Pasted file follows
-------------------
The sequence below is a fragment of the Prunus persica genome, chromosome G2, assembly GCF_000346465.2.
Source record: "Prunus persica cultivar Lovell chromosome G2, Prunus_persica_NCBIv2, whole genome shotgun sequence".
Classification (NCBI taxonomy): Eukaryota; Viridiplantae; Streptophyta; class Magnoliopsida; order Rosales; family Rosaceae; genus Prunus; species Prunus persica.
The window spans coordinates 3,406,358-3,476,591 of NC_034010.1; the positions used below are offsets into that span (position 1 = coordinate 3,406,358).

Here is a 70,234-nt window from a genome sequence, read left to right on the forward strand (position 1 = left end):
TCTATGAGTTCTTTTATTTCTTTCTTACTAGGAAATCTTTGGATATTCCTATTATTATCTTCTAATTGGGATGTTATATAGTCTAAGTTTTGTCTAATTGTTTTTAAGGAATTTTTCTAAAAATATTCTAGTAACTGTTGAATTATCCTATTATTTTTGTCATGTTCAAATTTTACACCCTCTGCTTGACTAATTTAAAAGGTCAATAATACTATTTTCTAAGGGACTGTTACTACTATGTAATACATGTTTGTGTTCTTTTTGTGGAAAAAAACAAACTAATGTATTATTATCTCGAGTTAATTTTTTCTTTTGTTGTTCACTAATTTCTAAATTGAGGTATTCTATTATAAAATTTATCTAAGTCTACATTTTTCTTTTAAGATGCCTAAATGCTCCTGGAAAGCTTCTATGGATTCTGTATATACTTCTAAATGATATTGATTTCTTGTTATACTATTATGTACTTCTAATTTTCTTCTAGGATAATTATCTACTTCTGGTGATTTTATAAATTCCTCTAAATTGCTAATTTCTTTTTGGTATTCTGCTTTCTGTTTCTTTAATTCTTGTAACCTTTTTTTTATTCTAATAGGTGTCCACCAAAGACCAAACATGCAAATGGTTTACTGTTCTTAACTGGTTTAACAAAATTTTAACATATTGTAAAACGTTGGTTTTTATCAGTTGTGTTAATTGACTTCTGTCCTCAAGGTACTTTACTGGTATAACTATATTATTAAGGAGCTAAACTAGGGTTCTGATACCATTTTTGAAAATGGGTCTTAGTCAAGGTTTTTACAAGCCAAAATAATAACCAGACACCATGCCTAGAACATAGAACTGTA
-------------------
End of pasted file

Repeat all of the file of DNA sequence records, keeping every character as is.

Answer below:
The sequence below is a fragment of the Prunus persica genome, chromosome G2, assembly GCF_000346465.2.
Source record: "Prunus persica cultivar Lovell chromosome G2, Prunus_persica_NCBIv2, whole genome shotgun sequence".
Classification (NCBI taxonomy): Eukaryota; Viridiplantae; Streptophyta; class Magnoliopsida; order Rosales; family Rosaceae; genus Prunus; species Prunus persica.
The window spans coordinates 3,406,358-3,476,591 of NC_034010.1; the positions used below are offsets into that span (position 1 = coordinate 3,406,358).

Here is a 70,234-nt window from a genome sequence, read left to right on the forward strand (position 1 = left end):
TCTATGAGTTCTTTTATTTCTTTCTTACTAGGAAATCTTTGGATATTCCTATTATTATCTTCTAATTGGGATGTTATATAGTCTAAGTTTTGTCTAATTGTTTTTAAGGAATTTTTCTAAAAATATTCTAGTAACTGTTGAATTATCCTATTATTTTTGTCATGTTCAAATTTTACACCCTCTGCTTGACTAATTTAAAAGGTCAATAATACTATTTTCTAAGGGACTGTTACTACTATGTAATACATGTTTGTGTTCTTTTTGTGGAAAAAAACAAACTAATGTATTATTATCTCGAGTTAATTTTTTCTTTTGTTGTTCACTAATTTCTAAATTGAGGTATTCTATTATAAAATTTATCTAAGTCTACATTTTTCTTTTAAGATGCCTAAATGCTCCTGGAAAGCTTCTATGGATTCTGTATATACTTCTAAATGATATTGATTTCTTGTTATACTATTATGTACTTCTAATTTTCTTCTAGGATAATTATCTACTTCTGGTGATTTTATAAATTCCTCTAAATTGCTAATTTCTTTTTGGTATTCTGCTTTCTGTTTCTTTAATTCTTGTAACCTTTTTTTTATTCTAATAGGTGTCCACCAAAGACCAAACATGCAAATGGTTTACTGTTCTTAACTGGTTTAACAAAATTTTAACATATTGTAAAACGTTGGTTTTTATCAGTTGTGTTAATTGACTTCTGTCCTCAAGGTACTTTACTGGTATAACTATATTATTAAGGAGCTAAACTAGGGTTCTGATACCATTTTTGAAAATGGGTCTTAGTCAAGGTTTTTACAAGCCAAAATAATAACCAGACACCATGCCTAGAACATAGAACTGTA